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Environ Res. 2015 Apr;138:453-60. doi: 10.1016/j.envres.2015.03.003. Epub 2015 Mar 17.

Gestational urinary bisphenol A and maternal and newborn thyroid hormone concentrations: the HOME Study.

Author information

1
Department of Epidemiology, Brown University School of Public Health, Providence, RI, USA. Electronic address: megan_romano@brown.edu.
2
Child and Family Research Institute, BC Children's and Women's Hospital and Faculty of Health Sciences, Simon Fraser University, Vancouver, British Columbia, Canada.
3
Division of Epidemiology and Biostatistics, Department of Environmental Health, University of Cincinnati College of Medicine, Cincinnati, OH, USA.
4
Department of Biology, University of Massachusetts, Amherst, MA, USA.
5
Department of Laboratory Medicine, University of Washington, Seattle, WA, USA.
6
Division of Laboratory Sciences, National Center for Environmental Health, Centers for Disease Control and Prevention, Atlanta, GA, USA.
7
Children's Environmental Health and Disease Prevention Research Center and Department of Community and Family Medicine, Geisel School of Medicine at Dartmouth, Hanover, NH, USA.
8
Division of General and Community Pediatrics, Department of Pediatrics, Cincinnati Children's Hospital Medical Center, Cincinnati, OH, USA.
9
Department of Epidemiology, Brown University School of Public Health, Providence, RI, USA.

Abstract

Bisphenol A (BPA), an endocrine disruptor used in consumer products, may perturb thyroid function. Prenatal BPA exposure may have sex-specific effects on thyroid hormones (THs). Our objectives were to investigate whether maternal urinary BPA concentrations during pregnancy were associated with THs in maternal or cord serum, and whether these associations differed by newborn sex or maternal iodine status. We measured urinary BPA concentrations at 16 and 26 weeks gestation among pregnant women in the HOME Study (2003-2006, Cincinnati, Ohio). Thyroid stimulating hormone (TSH) and free and total thyroxine (T4) and triiodothyronine (T3) were measured in maternal serum at 16 weeks (n=181) and cord serum at delivery (n=249). Associations between BPA concentrations and maternal or cord serum TH levels were estimated by multivariable linear regression. Mean maternal urinary BPA was not associated with cord THs in all newborns, but a 10-fold increase in mean BPA was associated with lower cord TSH in girls (percent change=-36.0%; 95% confidence interval (CI): -58.4, -1.7%), but not boys (7.8%; 95% CI: -28.5, 62.7%; p-for-effect modification=0.09). We observed no significant associations between 16-week BPA and THs in maternal or cord serum, but 26-week maternal BPA was inversely associated with TSH in girls (-42.9%; 95% CI: -59.9, -18.5%), but not boys (7.6%; 95% CI: -17.3, 40.2%; p-for-effect modification=0.005) at birth. The inverse BPA-TSH relation among girls was stronger, but less precise, among iodine deficient versus sufficient mothers. Prenatal BPA exposure may reduce TSH among newborn girls, particularly when exposure occurs later in gestation.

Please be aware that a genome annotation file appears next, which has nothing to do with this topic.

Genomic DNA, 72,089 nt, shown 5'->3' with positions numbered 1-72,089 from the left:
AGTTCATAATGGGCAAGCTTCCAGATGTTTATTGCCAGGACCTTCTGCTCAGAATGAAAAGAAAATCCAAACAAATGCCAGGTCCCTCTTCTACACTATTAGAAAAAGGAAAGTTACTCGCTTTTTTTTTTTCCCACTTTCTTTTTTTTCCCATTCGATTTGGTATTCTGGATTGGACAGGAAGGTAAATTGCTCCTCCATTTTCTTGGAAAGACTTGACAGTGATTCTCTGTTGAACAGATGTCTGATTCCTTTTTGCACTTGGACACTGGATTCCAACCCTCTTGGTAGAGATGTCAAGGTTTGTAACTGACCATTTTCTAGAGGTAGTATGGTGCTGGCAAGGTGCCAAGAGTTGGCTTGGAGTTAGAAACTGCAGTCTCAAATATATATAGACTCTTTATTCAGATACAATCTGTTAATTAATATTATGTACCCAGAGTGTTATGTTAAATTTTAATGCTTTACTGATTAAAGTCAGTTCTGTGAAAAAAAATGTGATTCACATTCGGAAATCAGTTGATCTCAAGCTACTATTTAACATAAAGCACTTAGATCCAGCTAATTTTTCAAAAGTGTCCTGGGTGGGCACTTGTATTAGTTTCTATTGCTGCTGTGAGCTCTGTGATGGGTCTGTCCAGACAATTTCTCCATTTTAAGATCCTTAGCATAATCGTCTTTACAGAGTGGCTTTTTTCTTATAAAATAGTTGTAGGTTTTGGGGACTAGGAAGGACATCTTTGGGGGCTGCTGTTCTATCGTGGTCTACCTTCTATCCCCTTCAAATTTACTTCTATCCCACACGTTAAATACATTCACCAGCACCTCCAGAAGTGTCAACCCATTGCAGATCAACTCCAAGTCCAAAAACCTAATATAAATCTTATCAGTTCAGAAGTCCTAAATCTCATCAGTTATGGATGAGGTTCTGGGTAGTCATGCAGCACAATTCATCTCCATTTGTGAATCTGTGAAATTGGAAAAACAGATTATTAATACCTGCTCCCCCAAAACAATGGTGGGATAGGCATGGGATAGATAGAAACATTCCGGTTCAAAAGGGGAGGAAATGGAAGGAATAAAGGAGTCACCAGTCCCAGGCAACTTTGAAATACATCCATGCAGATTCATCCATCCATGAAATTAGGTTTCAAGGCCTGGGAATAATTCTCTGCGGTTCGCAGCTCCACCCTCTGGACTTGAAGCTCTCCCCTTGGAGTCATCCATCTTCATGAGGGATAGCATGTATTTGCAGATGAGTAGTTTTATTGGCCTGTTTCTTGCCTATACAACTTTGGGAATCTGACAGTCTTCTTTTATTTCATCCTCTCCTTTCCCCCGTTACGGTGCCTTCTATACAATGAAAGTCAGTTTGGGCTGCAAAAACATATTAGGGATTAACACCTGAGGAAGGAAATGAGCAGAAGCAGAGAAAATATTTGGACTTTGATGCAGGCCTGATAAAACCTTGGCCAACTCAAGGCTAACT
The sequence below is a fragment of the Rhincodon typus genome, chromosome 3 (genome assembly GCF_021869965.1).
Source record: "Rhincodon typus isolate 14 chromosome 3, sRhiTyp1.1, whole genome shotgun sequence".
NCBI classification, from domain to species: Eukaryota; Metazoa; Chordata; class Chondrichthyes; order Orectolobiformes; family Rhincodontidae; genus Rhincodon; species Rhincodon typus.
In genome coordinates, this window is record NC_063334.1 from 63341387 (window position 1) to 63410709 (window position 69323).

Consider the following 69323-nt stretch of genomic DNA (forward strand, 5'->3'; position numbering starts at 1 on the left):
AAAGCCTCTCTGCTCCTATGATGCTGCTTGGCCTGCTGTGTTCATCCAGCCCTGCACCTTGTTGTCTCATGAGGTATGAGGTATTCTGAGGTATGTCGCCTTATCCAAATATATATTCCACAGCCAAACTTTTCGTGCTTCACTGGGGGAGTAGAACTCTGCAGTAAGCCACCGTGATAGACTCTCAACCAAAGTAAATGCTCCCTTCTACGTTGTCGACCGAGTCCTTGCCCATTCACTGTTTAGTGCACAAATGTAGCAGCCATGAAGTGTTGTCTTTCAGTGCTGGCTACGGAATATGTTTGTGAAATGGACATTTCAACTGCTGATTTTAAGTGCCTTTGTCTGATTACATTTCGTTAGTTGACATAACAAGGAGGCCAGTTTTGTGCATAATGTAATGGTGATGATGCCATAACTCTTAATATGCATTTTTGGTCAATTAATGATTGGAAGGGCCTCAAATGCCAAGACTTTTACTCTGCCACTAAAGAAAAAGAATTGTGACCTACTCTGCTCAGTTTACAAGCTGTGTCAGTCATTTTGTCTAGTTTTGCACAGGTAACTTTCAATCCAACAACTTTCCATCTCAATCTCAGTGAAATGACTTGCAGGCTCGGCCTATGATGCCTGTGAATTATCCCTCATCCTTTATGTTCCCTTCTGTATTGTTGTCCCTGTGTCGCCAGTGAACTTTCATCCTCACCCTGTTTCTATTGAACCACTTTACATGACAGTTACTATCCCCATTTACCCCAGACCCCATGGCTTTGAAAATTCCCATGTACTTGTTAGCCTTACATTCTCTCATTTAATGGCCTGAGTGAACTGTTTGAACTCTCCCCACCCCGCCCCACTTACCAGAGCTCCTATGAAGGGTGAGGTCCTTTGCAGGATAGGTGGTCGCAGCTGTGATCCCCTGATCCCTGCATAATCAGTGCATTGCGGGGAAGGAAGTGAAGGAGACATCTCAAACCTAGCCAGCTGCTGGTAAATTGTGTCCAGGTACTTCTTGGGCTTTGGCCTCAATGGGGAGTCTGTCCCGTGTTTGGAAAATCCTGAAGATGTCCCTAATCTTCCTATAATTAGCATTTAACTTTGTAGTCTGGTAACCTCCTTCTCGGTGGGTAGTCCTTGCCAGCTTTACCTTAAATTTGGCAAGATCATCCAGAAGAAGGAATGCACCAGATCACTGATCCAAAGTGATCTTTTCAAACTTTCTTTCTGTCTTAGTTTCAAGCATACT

KEYWORDS:

Bisphenol A; Endocrine disruptors; Epidemiology; Newborns; Pregnant women; Thyroid hormones; Thyroid stimulating hormone; Thyroxine; Triiodothyronine

PMID:
25794847
PMCID:
PMC4403004
DOI:
10.1016/j.envres.2015.03.003
[Indexed for MEDLINE]
Free PMC Article

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